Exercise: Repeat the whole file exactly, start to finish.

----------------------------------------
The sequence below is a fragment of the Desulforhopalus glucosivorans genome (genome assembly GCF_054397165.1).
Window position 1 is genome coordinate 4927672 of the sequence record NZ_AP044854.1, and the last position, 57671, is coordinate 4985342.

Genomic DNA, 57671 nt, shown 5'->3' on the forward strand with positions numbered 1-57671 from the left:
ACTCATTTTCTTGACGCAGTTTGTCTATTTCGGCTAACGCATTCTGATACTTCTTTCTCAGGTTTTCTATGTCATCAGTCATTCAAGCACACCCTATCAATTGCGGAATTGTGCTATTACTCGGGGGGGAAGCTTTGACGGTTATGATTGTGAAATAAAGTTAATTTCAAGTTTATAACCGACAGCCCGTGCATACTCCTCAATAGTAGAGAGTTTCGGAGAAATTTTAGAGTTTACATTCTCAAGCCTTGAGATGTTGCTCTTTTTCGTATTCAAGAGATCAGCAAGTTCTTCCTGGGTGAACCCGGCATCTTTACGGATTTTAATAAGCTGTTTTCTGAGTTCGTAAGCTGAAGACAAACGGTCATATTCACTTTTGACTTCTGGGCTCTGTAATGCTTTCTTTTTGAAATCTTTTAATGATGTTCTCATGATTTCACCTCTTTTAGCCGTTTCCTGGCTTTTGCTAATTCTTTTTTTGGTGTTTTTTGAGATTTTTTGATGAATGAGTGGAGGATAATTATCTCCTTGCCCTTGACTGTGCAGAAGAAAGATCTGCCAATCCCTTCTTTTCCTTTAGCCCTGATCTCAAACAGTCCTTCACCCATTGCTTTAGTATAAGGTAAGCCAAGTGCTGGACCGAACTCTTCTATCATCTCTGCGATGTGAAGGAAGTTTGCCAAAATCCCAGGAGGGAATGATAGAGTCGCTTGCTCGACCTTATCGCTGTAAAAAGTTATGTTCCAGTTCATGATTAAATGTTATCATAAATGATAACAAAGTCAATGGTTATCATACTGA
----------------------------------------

The sequence below is a fragment of the Desulforhopalus glucosivorans genome (genome assembly GCF_054397165.1).
Window position 1 is genome coordinate 4927672 of the sequence record NZ_AP044854.1, and the last position, 57671, is coordinate 4985342.

Genomic DNA, 57671 nt, shown 5'->3' on the forward strand with positions numbered 1-57671 from the left:
ACTCATTTTCTTGACGCAGTTTGTCTATTTCGGCTAACGCATTCTGATACTTCTTTCTCAGGTTTTCTATGTCATCAGTCATTCAAGCACACCCTATCAATTGCGGAATTGTGCTATTACTCGGGGGGGAAGCTTTGACGGTTATGATTGTGAAATAAAGTTAATTTCAAGTTTATAACCGACAGCCCGTGCATACTCCTCAATAGTAGAGAGTTTCGGAGAAATTTTAGAGTTTACATTCTCAAGCCTTGAGATGTTGCTCTTTTTCGTATTCAAGAGATCAGCAAGTTCTTCCTGGGTGAACCCGGCATCTTTACGGATTTTAATAAGCTGTTTTCTGAGTTCGTAAGCTGAAGACAAACGGTCATATTCACTTTTGACTTCTGGGCTCTGTAATGCTTTCTTTTTGAAATCTTTTAATGATGTTCTCATGATTTCACCTCTTTTAGCCGTTTCCTGGCTTTTGCTAATTCTTTTTTTGGTGTTTTTTGAGATTTTTTGATGAATGAGTGGAGGATAATTATCTCCTTGCCCTTGACTGTGCAGAAGAAAGATCTGCCAATCCCTTCTTTTCCTTTAGCCCTGATCTCAAACAGTCCTTCACCCATTGCTTTAGTATAAGGTAAGCCAAGTGCTGGACCGAACTCTTCTATCATCTCTGCGATGTGAAGGAAGTTTGCCAAAATCCCAGGAGGGAATGATAGAGTCGCTTGCTCGACCTTATCGCTGTAAAAAGTTATGTTCCAGTTCATGATTAAATGTTATCATAAATGATAACAAAGTCAATGGTTATCATACTGA